I finally got a chance to play with some daytime long exposures while on the Yosemite trip and this is one of the first images I created using my “black filter”, the B&W ND1000 10 stop neutral density filter.
Shooting with a filter this dark poses some problems, the worst of them being that you can’t see through it to focus. I found myself setting up the shot with the filter removed then locking the focus and attaching the filter prior to shooting.
Another (obvious) problem is calculating the exposure required. You may be able to use automatic modes if the light is strong enough that your calculated shutter speed stays below 30 seconds but I was shooting in manual so just figured the exposure for myself (take the meter exposure without the filter then adjust the shutter speed by doubling 10 times to find the exposure with the filter installed). Even after this, I typically had to shoot a couple of images to get the exposure exactly where I wanted it.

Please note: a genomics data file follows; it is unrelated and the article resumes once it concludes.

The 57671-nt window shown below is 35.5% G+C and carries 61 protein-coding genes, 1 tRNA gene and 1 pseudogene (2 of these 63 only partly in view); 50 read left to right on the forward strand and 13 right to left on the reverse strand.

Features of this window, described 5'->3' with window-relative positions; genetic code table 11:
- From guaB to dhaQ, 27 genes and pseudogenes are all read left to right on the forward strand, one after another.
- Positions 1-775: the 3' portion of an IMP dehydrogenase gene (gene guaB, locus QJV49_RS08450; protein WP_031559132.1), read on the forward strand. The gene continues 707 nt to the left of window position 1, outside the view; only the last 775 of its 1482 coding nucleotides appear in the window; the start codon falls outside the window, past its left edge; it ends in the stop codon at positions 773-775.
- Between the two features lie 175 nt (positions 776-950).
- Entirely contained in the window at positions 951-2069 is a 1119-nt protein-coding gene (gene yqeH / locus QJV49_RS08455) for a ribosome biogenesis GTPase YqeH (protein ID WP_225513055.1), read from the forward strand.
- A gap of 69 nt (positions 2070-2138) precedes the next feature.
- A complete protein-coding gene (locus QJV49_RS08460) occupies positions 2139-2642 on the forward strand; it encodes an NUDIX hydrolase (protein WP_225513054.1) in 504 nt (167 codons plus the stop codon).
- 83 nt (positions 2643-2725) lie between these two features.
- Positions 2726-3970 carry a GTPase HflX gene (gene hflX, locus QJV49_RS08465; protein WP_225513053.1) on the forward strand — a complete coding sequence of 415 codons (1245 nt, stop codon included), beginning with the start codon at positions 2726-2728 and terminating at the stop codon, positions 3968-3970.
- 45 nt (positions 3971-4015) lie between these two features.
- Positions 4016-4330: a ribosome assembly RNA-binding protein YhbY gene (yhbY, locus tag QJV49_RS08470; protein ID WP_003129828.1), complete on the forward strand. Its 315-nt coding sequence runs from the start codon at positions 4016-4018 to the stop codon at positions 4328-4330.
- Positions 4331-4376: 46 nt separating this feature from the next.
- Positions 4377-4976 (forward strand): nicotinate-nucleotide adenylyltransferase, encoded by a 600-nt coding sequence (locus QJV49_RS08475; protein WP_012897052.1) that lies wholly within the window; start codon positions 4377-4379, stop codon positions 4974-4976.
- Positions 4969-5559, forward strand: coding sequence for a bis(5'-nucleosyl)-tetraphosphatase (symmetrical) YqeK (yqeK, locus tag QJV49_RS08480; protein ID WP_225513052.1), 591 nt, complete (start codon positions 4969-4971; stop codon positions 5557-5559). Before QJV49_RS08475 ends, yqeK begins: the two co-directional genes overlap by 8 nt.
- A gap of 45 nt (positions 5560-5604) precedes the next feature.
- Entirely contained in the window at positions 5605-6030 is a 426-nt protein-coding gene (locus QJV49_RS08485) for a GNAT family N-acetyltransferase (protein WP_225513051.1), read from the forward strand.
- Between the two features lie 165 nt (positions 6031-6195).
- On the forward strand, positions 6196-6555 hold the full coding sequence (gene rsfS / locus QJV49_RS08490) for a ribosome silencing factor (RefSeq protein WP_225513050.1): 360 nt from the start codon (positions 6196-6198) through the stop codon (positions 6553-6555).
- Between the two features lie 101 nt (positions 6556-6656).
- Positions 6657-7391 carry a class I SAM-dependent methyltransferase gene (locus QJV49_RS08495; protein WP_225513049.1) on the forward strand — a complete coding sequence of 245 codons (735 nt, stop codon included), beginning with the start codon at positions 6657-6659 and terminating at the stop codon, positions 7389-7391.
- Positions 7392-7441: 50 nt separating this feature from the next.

The final problem relates to white balance. This filter imparts a significant, warm colour cast to the image. This can be corrected pretty easily in post-processing but I learned that switching the camera to auto white balance (a setting I pretty much never use), cleans things up in the camera pretty well.
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